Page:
It’s hard to intelligently describe Smart People because the best way to describe it is quite simple. It’s a bunch of movie trailers for quirky family dramatic comedies strung together. Not five minutes goes by without two montages to songs (I’m shocked the soundtrack CD wasn’t available in the lobby) and one instrumental. There are no scenes in the whole movie, just snippets. Half scenes, missing their beginning and ending.
I thought, at the beginning, director Murro was just doing a–by now, very familiar–indie introduction to his characters with the montages. He wasn’t. He was just making the movie. Murro is a bad director, but in interesting ways at least. He doesn’t do establishing shots, he doesn’t understand headroom, nor does he account for interior dimensions. If it weren’t for one interesting shot (Dennis Quaid turning and pointing left while on the right side of a Panavision frame), I’d call him all together atrocious.
As for the writer, I really can’t tell. It’s possible Mark Poirier wrote a decent movie and it got cut to shreds in post-production. Or maybe he did write this one, which Murro ruined. Same script, all instrumental–well-scored–sometimes drowning out dialogue and fifteen or twenty minutes shorter, Smart People would have really been a quirky movie, instead of a packaged attempt at an indie crossover success.
And it’s pretty obvious the filmmakers aren’t very smart themselves. It’s in their handling of the material and, after some amusing scenes, it gets mildly offensive. But then–and here’s where I’ll shock myself typing it–Sarah Jessica Parker shows up. She gives the best performance in the film. Had the movie been about her–like it was for ten or fifteen minutes of montages (so figure around forty-five montages)–and the weird family she encounters, it would have been a screwy “Addams Family” knockoff. But it isn’t. Her performance, however, is excellent.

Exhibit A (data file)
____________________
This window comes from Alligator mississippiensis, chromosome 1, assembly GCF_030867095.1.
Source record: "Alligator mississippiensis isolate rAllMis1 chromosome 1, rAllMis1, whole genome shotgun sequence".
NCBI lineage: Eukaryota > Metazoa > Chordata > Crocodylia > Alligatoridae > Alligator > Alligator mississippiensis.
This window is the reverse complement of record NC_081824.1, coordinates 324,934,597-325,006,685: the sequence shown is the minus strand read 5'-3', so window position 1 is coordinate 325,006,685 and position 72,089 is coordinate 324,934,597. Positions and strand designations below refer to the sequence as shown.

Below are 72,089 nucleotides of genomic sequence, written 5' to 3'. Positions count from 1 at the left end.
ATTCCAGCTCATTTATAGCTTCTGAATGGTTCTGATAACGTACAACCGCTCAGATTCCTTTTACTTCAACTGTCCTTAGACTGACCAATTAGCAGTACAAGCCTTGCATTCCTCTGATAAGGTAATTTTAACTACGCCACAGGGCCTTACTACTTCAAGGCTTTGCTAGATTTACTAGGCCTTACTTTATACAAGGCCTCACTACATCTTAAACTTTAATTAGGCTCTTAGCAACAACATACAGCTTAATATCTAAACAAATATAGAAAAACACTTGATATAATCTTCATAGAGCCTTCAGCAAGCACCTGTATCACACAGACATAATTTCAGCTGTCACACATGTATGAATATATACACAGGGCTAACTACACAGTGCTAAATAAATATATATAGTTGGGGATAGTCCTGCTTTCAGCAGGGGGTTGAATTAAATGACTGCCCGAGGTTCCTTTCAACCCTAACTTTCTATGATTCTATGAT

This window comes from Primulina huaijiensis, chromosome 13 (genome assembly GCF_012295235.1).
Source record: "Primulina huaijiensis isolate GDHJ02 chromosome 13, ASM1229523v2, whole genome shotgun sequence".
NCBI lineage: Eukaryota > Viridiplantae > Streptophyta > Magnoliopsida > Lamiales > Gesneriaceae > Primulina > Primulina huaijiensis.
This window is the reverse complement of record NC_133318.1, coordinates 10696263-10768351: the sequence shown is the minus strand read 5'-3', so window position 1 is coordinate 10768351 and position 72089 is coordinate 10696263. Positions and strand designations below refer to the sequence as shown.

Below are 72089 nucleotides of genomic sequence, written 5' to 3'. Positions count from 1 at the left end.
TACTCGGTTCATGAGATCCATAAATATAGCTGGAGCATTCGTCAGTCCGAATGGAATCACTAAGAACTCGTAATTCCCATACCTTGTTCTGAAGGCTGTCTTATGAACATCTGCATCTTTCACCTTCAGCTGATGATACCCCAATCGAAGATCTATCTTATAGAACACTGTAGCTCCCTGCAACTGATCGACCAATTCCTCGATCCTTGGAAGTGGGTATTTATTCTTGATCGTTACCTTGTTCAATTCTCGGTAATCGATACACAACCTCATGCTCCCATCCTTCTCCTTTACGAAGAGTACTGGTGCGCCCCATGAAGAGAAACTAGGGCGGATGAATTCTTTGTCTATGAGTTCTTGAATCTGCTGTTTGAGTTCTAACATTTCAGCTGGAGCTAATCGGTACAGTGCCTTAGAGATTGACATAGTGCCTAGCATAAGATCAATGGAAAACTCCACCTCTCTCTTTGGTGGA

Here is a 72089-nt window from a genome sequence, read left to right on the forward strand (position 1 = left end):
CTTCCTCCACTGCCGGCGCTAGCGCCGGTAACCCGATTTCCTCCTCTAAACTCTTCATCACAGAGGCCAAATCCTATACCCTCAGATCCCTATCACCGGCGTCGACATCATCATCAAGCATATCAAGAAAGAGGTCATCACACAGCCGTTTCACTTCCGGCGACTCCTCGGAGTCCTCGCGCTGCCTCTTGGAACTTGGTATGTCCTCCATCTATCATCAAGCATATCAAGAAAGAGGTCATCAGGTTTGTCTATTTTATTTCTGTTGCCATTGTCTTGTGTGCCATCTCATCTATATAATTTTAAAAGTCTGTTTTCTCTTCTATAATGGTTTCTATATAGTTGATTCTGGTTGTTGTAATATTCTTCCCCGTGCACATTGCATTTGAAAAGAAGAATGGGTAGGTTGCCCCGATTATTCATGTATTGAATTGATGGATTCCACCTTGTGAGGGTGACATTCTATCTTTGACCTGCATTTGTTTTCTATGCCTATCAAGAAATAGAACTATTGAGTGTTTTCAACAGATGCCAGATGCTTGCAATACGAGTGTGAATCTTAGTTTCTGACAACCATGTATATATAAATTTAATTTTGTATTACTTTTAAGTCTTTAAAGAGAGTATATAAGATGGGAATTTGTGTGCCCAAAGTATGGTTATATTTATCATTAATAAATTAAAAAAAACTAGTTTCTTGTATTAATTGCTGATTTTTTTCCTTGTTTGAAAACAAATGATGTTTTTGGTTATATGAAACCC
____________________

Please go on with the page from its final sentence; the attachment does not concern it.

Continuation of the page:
Second best is Thomas Haden Church, because he’s a supporting character and the fact the script doesn’t give him a character doesn’t matter so much. It really hurts Dennis Quaid, who–at times–can be seen to be acting, but to no real purpose. He and Parker have some chemistry though.
Ellen Page is one-note. Look, she’s an acerbic bitch. Ha. Funny. Not at all impressive by her.
Unfortunately, the movie manages to get worse as it closes, since it dismisses three of its four plot threads. It doesn’t forget them, it just makes them all better so the movie can end. Wait, no. Four of five, I forgot the last scene.
Directed by Noam Murro; written by Mark Poirier; director of photography, Toby Irwin; edited by Robert Frazen and Yana Gorskaya; music by Nuno Bettencourt; production designer, Patti Podesta; produced by Bridget Johnson, Michael Costigan, Michael London and Bruna Papandrea; released by Miramax Films.
Starring Dennis Quaid (Lawrence), Sarah Jessica Parker (Janet), Thomas Haden Church (Chuck), Ellen Page (Vanessa), Ashton Holmes (James), Christine Lahti (Nancy), David Denman (William) and Camille Mana (Missy).